Australia keen to keep up winning momentum ahead of ODI World Cup

Nicola Carey celebrates a wicket with her teammates. © Getty Images

Fresh off securing their fifth T20 World Cup title, Australia have turned their attention to the ODI World Cup in New Zealand next year. The side are keen to keep up their winning momentum despite the enforced break brought about by the coronavirus pandemic. Australia were scheduled to tour South Africa for three-match ODI and T20I series last month, but the fast spreading virus meant the tour was suspended.

Australia have won 18 consecutive ODIs since the start of 2018, losing only one ODI since they were knocked out of the 2017 World Cup by India in the semi-final in Derby. The small blip aside, Australia have been ruthless, whitewashing the likes of India, Pakistan, New Zealand, England, West Indies and Sri Lanka on their way to qualifying directly for the ODI World Cup in New Zealand.

Despite the current halt in momentum, Nicola Carey, Australia allrounder, hopes Australia can continue to improve and display their dominance on the international arena.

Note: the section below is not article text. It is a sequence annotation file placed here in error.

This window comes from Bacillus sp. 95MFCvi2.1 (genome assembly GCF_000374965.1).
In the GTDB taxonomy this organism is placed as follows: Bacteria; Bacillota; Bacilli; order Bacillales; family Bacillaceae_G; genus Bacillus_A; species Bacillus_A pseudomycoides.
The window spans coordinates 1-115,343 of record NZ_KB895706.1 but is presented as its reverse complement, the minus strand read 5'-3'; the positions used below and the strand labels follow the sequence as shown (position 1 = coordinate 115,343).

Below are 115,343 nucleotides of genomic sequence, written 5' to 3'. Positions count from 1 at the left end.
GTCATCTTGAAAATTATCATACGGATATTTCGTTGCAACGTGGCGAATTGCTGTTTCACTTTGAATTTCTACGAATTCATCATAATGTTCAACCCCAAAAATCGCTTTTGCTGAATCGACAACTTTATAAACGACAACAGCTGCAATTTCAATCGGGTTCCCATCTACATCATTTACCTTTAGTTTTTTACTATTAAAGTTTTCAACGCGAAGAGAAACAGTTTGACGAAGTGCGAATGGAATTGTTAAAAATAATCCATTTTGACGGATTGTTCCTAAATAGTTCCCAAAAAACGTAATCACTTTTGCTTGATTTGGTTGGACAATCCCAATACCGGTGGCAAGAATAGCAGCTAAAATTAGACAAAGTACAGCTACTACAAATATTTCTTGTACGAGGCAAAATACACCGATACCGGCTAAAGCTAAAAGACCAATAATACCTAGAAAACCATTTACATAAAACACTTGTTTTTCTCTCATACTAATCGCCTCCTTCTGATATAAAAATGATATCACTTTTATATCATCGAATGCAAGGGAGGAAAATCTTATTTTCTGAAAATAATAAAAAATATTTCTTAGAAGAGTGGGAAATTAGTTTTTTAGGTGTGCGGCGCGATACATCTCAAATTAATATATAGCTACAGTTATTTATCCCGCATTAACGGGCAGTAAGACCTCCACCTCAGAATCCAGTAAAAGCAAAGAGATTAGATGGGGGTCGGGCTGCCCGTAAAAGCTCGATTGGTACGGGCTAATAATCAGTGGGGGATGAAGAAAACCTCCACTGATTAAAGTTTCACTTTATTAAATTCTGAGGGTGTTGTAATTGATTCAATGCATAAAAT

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“We’d like to be playing as many games as we can leading into a tournament like a World Cup and this one is no different,” Carey told reporters via a video conference on Wednesday (April 15).

“Not really sure what will happen when we go back for pre-season and how it will affect domestic and international cricket for that matter. But definitely would love to play as many games as possible but there are bigger things at play here so we’ll just see what happens.”

Before the showpiece event early next tear, Australia are meant to host New Zealand and India for a tri-series, which will all be a precursor to the World Cup in New Zealand which begins on January 30.

With Australia having spent much of the last two years focusing on their T20 strategy, 2020 would have been the ideal time for them to play themselves into ODI mode – something they have been unable to do. Carey admitted that the quicker the players are able to get back to training and playing, the better prepared they will be.

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“Naturally if we’re going into a 50-over World Cup that’s what we’d be focused on,” Carey said.

“Particularly when you go to training camps and things like that, you focus on the match scenario-like stuff. I’d imagine if we can’t get international teams out here for the back end of our season the World Cup may be difficult to have.”

“I’m not sure what’s happening with the travel restrictions, but it’s a fair way away,” she said.

With the England and Wales Cricket Board yet to announce the fate of their new ‘The Hundred’ competition, Carey – who was snapped up by Northern Superchargers – understands the need to be prepared at all times.

Meanwhile, the Australian players are in contact via social media, and continue keeping themselves busy by completing their strength programs and other household chores.

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